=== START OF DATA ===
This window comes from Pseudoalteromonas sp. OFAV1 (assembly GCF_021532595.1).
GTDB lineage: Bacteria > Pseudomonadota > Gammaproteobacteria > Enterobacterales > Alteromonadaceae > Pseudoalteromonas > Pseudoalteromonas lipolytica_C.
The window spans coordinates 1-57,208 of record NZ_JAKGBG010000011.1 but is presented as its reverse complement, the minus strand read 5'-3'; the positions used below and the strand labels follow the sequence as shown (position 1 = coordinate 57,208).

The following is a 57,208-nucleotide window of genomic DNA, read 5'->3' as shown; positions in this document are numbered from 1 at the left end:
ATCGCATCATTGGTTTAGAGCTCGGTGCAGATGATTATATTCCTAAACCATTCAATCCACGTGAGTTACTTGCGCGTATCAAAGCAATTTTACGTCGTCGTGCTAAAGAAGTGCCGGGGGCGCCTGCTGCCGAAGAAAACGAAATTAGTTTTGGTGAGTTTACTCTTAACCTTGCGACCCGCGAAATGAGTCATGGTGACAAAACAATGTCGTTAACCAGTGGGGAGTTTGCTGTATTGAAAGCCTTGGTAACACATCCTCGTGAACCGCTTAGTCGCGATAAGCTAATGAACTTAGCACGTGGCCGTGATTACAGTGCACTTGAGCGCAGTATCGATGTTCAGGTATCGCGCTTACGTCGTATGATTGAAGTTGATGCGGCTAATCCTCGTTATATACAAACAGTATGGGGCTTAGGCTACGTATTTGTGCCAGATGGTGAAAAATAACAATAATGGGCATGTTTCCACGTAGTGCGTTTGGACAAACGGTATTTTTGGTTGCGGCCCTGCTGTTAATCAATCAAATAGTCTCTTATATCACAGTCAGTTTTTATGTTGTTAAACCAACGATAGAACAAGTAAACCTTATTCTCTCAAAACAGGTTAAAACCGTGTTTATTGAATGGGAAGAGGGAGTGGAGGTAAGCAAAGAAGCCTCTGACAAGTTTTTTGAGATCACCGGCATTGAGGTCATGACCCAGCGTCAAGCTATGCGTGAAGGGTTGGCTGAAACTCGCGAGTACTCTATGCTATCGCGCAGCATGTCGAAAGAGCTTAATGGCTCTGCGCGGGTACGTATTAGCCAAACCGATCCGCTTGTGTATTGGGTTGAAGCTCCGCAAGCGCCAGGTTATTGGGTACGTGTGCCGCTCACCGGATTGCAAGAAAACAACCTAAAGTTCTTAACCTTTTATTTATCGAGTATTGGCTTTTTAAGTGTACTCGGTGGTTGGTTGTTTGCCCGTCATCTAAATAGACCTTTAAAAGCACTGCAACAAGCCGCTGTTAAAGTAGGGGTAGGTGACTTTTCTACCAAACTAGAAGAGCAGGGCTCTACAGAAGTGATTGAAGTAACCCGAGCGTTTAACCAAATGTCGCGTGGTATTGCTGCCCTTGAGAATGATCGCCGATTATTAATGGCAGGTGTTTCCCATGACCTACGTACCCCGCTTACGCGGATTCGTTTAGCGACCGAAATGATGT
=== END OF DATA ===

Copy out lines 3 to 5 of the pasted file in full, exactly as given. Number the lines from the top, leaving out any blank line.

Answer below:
The window spans coordinates 1-57,208 of record NZ_JAKGBG010000011.1 but is presented as its reverse complement, the minus strand read 5'-3'; the positions used below and the strand labels follow the sequence as shown (position 1 = coordinate 57,208).

The following is a 57,208-nucleotide window of genomic DNA, read 5'->3' as shown; positions in this document are numbered from 1 at the left end:
ATCGCATCATTGGTTTAGAGCTCGGTGCAGATGATTATATTCCTAAACCATTCAATCCACGTGAGTTACTTGCGCGTATCAAAGCAATTTTACGTCGTCGTGCTAAAGAAGTGCCGGGGGCGCCTGCTGCCGAAGAAAACGAAATTAGTTTTGGTGAGTTTACTCTTAACCTTGCGACCCGCGAAATGAGTCATGGTGACAAAACAATGTCGTTAACCAGTGGGGAGTTTGCTGTATTGAAAGCCTTGGTAACACATCCTCGTGAACCGCTTAGTCGCGATAAGCTAATGAACTTAGCACGTGGCCGTGATTACAGTGCACTTGAGCGCAGTATCGATGTTCAGGTATCGCGCTTACGTCGTATGATTGAAGTTGATGCGGCTAATCCTCGTTATATACAAACAGTATGGGGCTTAGGCTACGTATTTGTGCCAGATGGTGAAAAATAACAATAATGGGCATGTTTCCACGTAGTGCGTTTGGACAAACGGTATTTTTGGTTGCGGCCCTGCTGTTAATCAATCAAATAGTCTCTTATATCACAGTCAGTTTTTATGTTGTTAAACCAACGATAGAACAAGTAAACCTTATTCTCTCAAAACAGGTTAAAACCGTGTTTATTGAATGGGAAGAGGGAGTGGAGGTAAGCAAAGAAGCCTCTGACAAGTTTTTTGAGATCACCGGCATTGAGGTCATGACCCAGCGTCAAGCTATGCGTGAAGGGTTGGCTGAAACTCGCGAGTACTCTATGCTATCGCGCAGCATGTCGAAAGAGCTTAATGGCTCTGCGCGGGTACGTATTAGCCAAACCGATCCGCTTGTGTATTGGGTTGAAGCTCCGCAAGCGCCAGGTTATTGGGTACGTGTGCCGCTCACCGGATTGCAAGAAAACAACCTAAAGTTCTTAACCTTTTATTTATCGAGTATTGGCTTTTTAAGTGTACTCGGTGGTTGGTTGTTTGCCCGTCATCTAAATAGACCTTTAAAAGCACTGCAACAAGCCGCTGTTAAAGTAGGGGTAGGTGACTTTTCTACCAAACTAGAAGAGCAGGGCTCTACAGAAGTGATTGAAGTAACCCGAGCGTTTAACCAAATGTCGCGTGGTATTGCTGCCCTTGAGAATGATCGCCGATTATTAATGGCAGGTGTTTCCCATGACCTACGTACCCCGCTTACGCGGATTCGTTTAGCGACCGAAATGATGT